My rating: 3 of 5 stars
Cupcakes, Trinkets, and Other Deadly Magic by Meghan Ciana Doidge is a humorous, playful, action-dashed paranormal mystery with slight hints of romance. It chronicles Jade, the half-witch, and her growth from a cupcake bakery owner dependent on her grandmother for magical and life advice to an independent powerful adult, all the while getting caught between a murder investigation led by a vampire and a pack of werewolves.
Naturally attracted to the fantasy elements, I decided I’d crack it open for a read, and this is what I have to say about it.
What I Thought Didn’t Work
I like Jade. She’s cute, humorous, sensible, and sexually confident. I also like that she’s struggling to try and be an adult while not depending so much on her mother and grandmother, even though she needs to be dependent on them, because she doesn’t do a lot of magic. Great conflict fuel right there.
But I give the novel 3.9 stars because of my frustration with Jade. I felt like the twist was really obvious to me, but it felt like it took Jade the end of the novel to find it out. There are moments where Jade acknowledges how her interactions with her paranormal “friends” may have blindsided her from the truth, but it’s acknowledged so late that I feel like I didn’t get anything out of her revelation. It felt like she was made clueless and distracted on purpose to lengthen the book. Yes, there are moments where she’s new to the whole magical world, and her paranormal “friends” are babying her a bit, but I don’t think she’s that inept. Saying that blindsiding was a part of her character feels too generous, as there are moments in the novel where she appears capable. She fends off a hungry vampire after dancing at the club, albeit acknowledging how long it took her “fight or flight” senses to kick-in, but she does it. I’d say that’s pretty capable.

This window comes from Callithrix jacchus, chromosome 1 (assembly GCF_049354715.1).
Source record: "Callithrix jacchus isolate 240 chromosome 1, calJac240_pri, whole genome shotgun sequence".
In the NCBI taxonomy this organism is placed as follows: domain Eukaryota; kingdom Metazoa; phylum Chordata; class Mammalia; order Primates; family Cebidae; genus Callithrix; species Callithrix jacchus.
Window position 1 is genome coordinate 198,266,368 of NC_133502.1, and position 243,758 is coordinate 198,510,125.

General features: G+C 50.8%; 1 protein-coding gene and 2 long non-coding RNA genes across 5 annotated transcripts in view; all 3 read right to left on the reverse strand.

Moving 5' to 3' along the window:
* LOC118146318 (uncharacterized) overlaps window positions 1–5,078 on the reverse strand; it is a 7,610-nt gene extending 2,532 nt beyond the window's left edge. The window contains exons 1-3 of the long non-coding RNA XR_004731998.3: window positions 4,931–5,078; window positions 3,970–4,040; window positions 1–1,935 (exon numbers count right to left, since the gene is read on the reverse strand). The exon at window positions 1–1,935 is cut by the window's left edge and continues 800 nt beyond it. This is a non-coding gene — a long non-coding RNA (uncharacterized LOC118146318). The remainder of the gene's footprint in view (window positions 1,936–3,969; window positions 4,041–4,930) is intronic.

Simply put, some moments felt unnatural.
I think what would have made the twist stronger would have been more red herrings, misleading clues, and dead trails that Jade and the others find. I’m not a mystery writer, but if I know anything about a typical mystery, it’s that even the greatest of detectives find dead ends.
What I Thought Worked
Again, while some of the jokes got stale after being hit upon too many times, the humor was hip and fresh, for the most part. And in the novel, I experienced magic on a level I hadn’t seen before, which was through taste. Though Jade could see the magic radiating off other magically-attuned people and creatures, she could also taste it and smell it, which is suited to her profession as a baker. All the sensory stuff in the book was just where it needed to be, and I really liked that concept.
The characters were developed pretty well for the most part, and in terms of technical writing details, I didn’t have a problem visualizing the world at all.
This was a good read for me. It wasn’t an amazing read, but it wasn’t a terrible read either. This was a pretty fun and cute book.